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Dole Learned Something During The Primaries

August 29, 1996 by Phyllis Schlafly

Bob Dole's acceptance speech in San Diego proved that, contrary to the old adage, you can teach an old dog new tricks. He showed that he learned something from his defeat in the New Hampshire primary.

Here's what Dole said: "We must commit ourselves to a trade policy that does not suppress pay and threaten American jobs. By any measure the trade policy of the Clinton Administration has been a disaster; trade deficits are skyrocketing, and middle-income families are paying the price."

Continuing, Dole added: "My Administration will fully enforce our trade laws, negotiate effective trade agreements, and not let our national sovereignty be infringed by the World Trade Organization or any other international body."

The jobs/trade issue was the heart of Pat Buchanan's candidacy and why he became the upset New Hampshire winner. Upon hearing New Hampshire's primary election returns, Dole admitted that he didn't realize jobs and trade policy would be the big issue.

Now he does, so New Hampshire was a useful learning experience. Some pundits have been whining that the presidential primary system is a waste of resources. It isn't. It enables Washington officials to get outside the Beltway and find out what is going on in the real world.

The jobs/trade issue is fundamental to the Republican slogan "Restoring the American Dream." It can be a winning issue for Republicans, and Dole's new promises should be fulfilled by a Republican Administration.

The crux of this issue is whether U.S. policy should give preference to American workers and their jobs over non-American workers and their jobs. Buchanan's pro-American answer to this question brought him three million votes, and Dole would be smart to try to win over those votes.

Buchanan came out with his economic plan over a year ago. It called for allowing the free market to create more and better jobs for Americans by two changes in the tax code: increasing the death tax exemption tenfold in order to stop the forced sale of family farms and family businesses, and increasing the income tax exemption on small businesses to a level that would make it profitable to hire more American workers.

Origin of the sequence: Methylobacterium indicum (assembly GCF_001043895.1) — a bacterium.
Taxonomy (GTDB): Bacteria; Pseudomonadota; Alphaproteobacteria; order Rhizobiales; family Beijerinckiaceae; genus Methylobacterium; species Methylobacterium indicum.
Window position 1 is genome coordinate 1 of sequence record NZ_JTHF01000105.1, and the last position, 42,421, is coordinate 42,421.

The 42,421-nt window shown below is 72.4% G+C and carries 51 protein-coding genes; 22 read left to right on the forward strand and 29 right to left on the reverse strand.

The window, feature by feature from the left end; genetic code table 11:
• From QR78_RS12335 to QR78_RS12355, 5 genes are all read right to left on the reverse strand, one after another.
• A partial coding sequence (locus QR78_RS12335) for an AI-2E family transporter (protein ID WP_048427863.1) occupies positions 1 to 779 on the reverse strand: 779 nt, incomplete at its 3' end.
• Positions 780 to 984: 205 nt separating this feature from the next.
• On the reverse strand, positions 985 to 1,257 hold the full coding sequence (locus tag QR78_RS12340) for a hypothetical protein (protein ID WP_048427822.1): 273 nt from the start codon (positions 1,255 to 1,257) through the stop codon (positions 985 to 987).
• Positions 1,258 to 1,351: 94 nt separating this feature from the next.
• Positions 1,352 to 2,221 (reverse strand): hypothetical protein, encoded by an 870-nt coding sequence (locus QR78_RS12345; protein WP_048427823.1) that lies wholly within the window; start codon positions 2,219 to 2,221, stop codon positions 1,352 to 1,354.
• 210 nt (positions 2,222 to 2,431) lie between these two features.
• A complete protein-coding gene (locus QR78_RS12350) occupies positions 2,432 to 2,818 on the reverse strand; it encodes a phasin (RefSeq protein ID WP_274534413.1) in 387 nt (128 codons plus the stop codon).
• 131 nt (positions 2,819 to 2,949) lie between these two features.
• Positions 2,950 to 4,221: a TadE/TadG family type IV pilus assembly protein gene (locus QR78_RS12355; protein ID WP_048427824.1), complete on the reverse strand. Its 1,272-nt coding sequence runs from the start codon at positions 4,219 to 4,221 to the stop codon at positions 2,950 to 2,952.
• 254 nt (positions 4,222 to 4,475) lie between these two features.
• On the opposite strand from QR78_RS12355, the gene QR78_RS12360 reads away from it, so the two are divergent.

The revenue loss would be made up by a tariff of 20 percent on imports from China and 10 percent on imports from Japan. Even Jude Wanniski, Jack Kemp's economic adviser, gave guarded approval to Buchanan's ingenious plan.

Buchanan's plan resonated strongly with the voters, but he only had limited funds to spend in only a few states. Ross Perot, who makes jobs and trade one of his top three issues, is just starting to spend his $30 million in federal funds, plus millions more in soft money.

The Republican Platform clearly endorses a pro-American trade policy. It added "and fair" to the call for "free and fair trade."

The Platform shows that the grassroots understand that the explosion in our trade deficit to an all-time high, including the $35 billion trade deficit with China alone, is "siphoning American wealth into the hands of foreigners."

The Platform criticizes Bill Clinton's "hollow agreements" for subsidizing competition with U.S. industries and financing socialism in less developed countries. It accurately states that those agreements discriminate against U.S. industries and agriculture.

The Platform promises that "Republicans will not allow the World Trade Organization to undermine United States sovereignty." The Platform tactfully overlooks the fact that Bob Dole voted for the WTO, and we hope he is rethinking his position on that, too.

The Republican Platform calls for setting "immigration at manageable levels" and for ensuring that our immigration laws "reflect America's national interest." The Platform favors California's Proposition 187 to deny taxpayer benefits to illegal aliens, an initiative that passed in 1994 with over a 60 percent majority, including majorities in all ethnic groups.

The Republican Platform literally heaped scorn on the words of Clinton's Rhodes scholar buddy, Strobe Talbott, who predicted in Time Magazine that "nationhood as we know it will be obsolete; all states will recognize a single global authority." Talbott is expected to be Secretary of State if Clinton is reelected.

The Platform promise that "Republicans will not subordinate United States sovereignty to any international authority" and emphatically opposes allowing the United Nations to impose any global taxes. The Platform assures us that Republicans will not allow any international organizations to "infringe upon either the sovereignty of the United States or the earnings of the American taxpayer."

The American sovereignty issues don't play very well with the internationalist crowd or the media elite. But they are guaranteed applause lines for candidates who use them in the highways and byways of America because grassroots Americans care about American sovereignty and want a President whose policies are designed to favor Americans over foreigners.

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